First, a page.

David, Ryan and I were eating at Carraba’s for lunch last Sunday. We were in the mood for Italian and originally headed out to Kenny’s Italian Kitchen in Addison, Texas. When we drove up, we discovered they wouldn’t be open for another four hours. Apparently, they’re only open for dinner (at least on Sundays) which is stupid. Because — see Kenny, by not being open when we were hungry for Italian at lunchtime on Sunday, you lost out — and so Carraba’s got our money instead! After that disappointment, we headed towards home while contemplating other choices for lunch. It was then that we saw a Carraba’s, which is fine when you’re looking for some noodles and sauce. That sounded good to me and David — and Ryan wanted pizza — and they were open — so that’s where we went.
We sat, got our drinks and placed our order. We were busy eating bread and olive oil — completely minding our own business — when the man at the table who had been seated right next to us asked, “Is this authentic Italian?”
Well, hell. I mean it ain’t the Macaroni Grill, Olive Garden or Kenny’s. Right? It’s a chain restaurant. They’re all chain restaurants. Is there any chain restaurant in the US that truly offers food that is completely authentic to the originating country it claims to represent? Maybe there are. I really don’t know. I don’t ask these questions because I don’t care. The food either tastes good or it doesn’t. I either have a craving for it or I don’t. But then, again, I was brought up on authentic, name-brand canned vegetables including: the sometimes dreaded Veg-All, canned meat (potted, Vienna sausages, deviled ham and Spam), Italian prepared by the Chef — Boyardee that is — and macaroni that hails from a box, which also happens to have cool, glow-in-the-dark, powdered cheese as a main ingredient — and I don’t feel deprived.
So I’m probably not the one to ask that question. I am not a food snob because that’s the way my mom and dad raised me. Anyway, I don’t think the man understood just how absurd his asking this question from a complete stranger (me), while in the middle of a chain restaurant was. The fact that Jose or Amador or Carlos was probably preparing our food and not Giacomo, Guiseppe or Giovanni just added to what I assumed was the obvious answer.
We’re in Texas, y’all.
I mean what if I had answered this man with a resounding “yes,” and then this man found out that his meal came from a box or a can that said “made in Taiwan” on the label? Or what if it turned out that what we were being served was “reproduction Italian” or that it was “based upon Italian?” Boy, would I have felt like a sham and an idiot for leading this man astray with my authoritative opinion.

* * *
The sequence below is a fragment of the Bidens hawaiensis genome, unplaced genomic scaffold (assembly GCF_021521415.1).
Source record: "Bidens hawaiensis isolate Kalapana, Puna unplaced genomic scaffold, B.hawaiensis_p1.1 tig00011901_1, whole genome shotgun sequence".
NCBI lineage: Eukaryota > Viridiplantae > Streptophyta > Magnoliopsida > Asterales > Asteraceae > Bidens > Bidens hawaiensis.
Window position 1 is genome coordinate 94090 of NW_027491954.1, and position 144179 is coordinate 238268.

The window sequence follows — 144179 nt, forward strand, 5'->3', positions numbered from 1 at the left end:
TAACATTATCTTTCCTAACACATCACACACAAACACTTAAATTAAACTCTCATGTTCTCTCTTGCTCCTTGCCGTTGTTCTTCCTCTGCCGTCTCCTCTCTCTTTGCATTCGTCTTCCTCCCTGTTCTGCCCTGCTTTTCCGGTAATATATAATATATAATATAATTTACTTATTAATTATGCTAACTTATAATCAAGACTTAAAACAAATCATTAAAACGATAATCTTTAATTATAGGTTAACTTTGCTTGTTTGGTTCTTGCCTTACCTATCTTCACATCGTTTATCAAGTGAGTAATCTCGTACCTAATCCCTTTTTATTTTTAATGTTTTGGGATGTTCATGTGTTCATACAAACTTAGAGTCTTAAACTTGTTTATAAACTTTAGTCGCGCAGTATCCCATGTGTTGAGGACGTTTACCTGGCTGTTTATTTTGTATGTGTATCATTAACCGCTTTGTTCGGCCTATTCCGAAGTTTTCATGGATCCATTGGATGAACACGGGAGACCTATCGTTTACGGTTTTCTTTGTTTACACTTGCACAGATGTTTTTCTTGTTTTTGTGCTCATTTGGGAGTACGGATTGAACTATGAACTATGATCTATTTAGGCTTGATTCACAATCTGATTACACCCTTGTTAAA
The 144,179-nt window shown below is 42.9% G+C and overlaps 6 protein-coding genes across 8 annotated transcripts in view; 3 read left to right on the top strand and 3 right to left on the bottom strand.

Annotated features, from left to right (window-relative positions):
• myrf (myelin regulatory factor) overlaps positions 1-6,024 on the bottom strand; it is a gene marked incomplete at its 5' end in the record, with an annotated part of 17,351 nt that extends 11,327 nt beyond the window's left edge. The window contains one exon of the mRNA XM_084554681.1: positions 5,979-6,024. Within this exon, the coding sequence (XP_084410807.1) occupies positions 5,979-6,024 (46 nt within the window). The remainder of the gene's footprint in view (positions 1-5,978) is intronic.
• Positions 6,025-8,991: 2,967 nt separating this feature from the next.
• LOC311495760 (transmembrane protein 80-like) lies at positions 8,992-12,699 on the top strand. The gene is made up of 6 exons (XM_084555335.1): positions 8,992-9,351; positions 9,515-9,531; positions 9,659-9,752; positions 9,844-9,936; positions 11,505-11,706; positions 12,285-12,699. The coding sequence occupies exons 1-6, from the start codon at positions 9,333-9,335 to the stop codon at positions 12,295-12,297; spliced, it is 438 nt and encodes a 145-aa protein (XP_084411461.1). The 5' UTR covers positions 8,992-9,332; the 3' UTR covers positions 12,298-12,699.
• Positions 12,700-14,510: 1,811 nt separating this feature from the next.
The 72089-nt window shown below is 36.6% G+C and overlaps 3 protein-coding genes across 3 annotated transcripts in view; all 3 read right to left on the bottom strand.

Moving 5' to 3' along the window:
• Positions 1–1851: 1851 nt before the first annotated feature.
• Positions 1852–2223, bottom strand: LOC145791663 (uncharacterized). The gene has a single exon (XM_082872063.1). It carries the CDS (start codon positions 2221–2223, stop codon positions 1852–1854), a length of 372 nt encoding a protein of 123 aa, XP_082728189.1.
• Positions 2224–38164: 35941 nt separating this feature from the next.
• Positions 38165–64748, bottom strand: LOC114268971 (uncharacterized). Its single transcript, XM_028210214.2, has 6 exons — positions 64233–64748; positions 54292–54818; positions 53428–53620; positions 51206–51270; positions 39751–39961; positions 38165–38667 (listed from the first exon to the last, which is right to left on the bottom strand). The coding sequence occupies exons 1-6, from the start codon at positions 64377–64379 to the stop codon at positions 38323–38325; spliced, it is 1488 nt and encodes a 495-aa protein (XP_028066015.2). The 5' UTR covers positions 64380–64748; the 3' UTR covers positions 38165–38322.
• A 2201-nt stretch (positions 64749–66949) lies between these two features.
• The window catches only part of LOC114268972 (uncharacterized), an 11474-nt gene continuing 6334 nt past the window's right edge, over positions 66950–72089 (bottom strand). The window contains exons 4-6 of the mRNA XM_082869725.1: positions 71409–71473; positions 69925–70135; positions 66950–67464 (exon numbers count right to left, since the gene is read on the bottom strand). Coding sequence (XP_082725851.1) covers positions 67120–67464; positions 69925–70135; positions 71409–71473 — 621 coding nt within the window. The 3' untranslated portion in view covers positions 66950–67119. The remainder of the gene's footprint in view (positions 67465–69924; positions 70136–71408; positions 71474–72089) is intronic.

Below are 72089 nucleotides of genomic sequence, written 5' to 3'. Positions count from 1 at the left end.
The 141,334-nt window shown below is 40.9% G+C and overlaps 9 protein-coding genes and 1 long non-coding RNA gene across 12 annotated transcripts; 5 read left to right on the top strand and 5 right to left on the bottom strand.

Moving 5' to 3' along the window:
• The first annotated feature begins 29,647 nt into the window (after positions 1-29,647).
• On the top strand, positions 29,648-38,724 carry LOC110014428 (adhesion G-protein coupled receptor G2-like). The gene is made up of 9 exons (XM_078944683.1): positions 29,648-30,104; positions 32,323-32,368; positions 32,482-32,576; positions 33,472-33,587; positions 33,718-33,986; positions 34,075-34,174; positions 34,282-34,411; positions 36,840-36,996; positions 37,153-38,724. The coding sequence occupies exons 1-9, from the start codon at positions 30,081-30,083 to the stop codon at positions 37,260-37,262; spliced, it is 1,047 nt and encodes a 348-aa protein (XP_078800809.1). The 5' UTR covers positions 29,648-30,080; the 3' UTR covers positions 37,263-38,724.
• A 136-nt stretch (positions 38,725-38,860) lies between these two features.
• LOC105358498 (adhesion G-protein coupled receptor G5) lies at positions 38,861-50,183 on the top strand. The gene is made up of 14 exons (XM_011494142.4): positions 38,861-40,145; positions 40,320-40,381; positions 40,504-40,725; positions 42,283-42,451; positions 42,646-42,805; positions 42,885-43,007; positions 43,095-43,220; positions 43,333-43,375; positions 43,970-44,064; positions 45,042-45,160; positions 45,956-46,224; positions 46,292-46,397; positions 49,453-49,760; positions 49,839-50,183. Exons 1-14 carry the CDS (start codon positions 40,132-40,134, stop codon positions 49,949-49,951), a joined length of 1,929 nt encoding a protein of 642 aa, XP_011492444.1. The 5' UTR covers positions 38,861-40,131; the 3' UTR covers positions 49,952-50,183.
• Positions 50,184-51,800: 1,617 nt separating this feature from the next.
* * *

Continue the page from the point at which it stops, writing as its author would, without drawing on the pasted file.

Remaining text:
Or what if I had said no? Would the man have stood up and loudly exclaimed to all within earshot, “Well, that’s it! I wanted authentic Italian and this stranger says it’s not (while pointing at me and throwing me under the bus.) So I’m out of here and never coming back!?” And while he may have left — I mean — me and my family would still be there and we hadn’t been served our meal yet. Ya think I want to eat food that comes out of the kitchen from a place where I just ran off a paying customer with my opinion? I mean, that’s just asking for bad, unseen things to happen to your food.
Of course, there was a good chance that I was overthinking his question. Sometimes I have a tendency to do this. Maybe he just wanted to strike up a conversation. Maybe he really didn’t care about authenticity. But damn, Dude, you have someone you brought into the restaurant with you. Sit and talk with her! She looked embarrassed by the way. I think this guy might make a habit out of doing this sort of thing.
Anyway, I did answer him.
Since I had my mouth full and was in the middle of chewing my olive oil soaked bread when he spoke to me, I just shrugged my shoulders, hands out, palms up. I didn’t try to say anything, I just made the “beats-the-hell-out-of-me” gesture, which I thought was a very Italian thing to do — don’t ask me why — because when I think about it now, that’s probably universal body language — and, well, it just seemed like the right response for this situation.
Then the man repeated his question as if I didn’t understand him the first time. I was forced to use my words. “I really have no idea,” I told him. “This is like the second time we’ve ever eaten here, ” I finished. I purposely didn’t bring up the fact that this wasn’t our first choice of restaurants. Neither did I relay that we picked this one mostly for convenience. I quickly turned away and had the most engrossing conversation I’ve ever had with David. “Can you believe this weather,” I asked him.
The man then went back to talking to the woman he brought to the restaurant. Thank God! They ordered and got their food, as did we. It was all normal and ordinary again with the momentarily awkward situation over. Our food was delicious and we had plenty left over to take home. As we prepared to leave, the man turned to us again. He said,”I just wanted you to know that this is authentic Italian. I asked the server, a very knowledgeable young lady, and she assured me they get all their ingredients shipped in from Spain.”
Ah, well, the temptation was just too great! With my carb high in full-swing, I said, “Oh, really! That’s good to know! But wouldn’t that make this authentic Spanish food, then? Y’all have a good rest of your Sunday!”
The man sat with a dumbfounded look on his face. While he thought about what I said, I saw the woman sitting next to him laugh. For the first time since they’d arrived! He looked like he going to make another remark, so I quickly strode away before he had the chance. “Look, David, it might rain again!” I quickly yelled after my disappearing husband.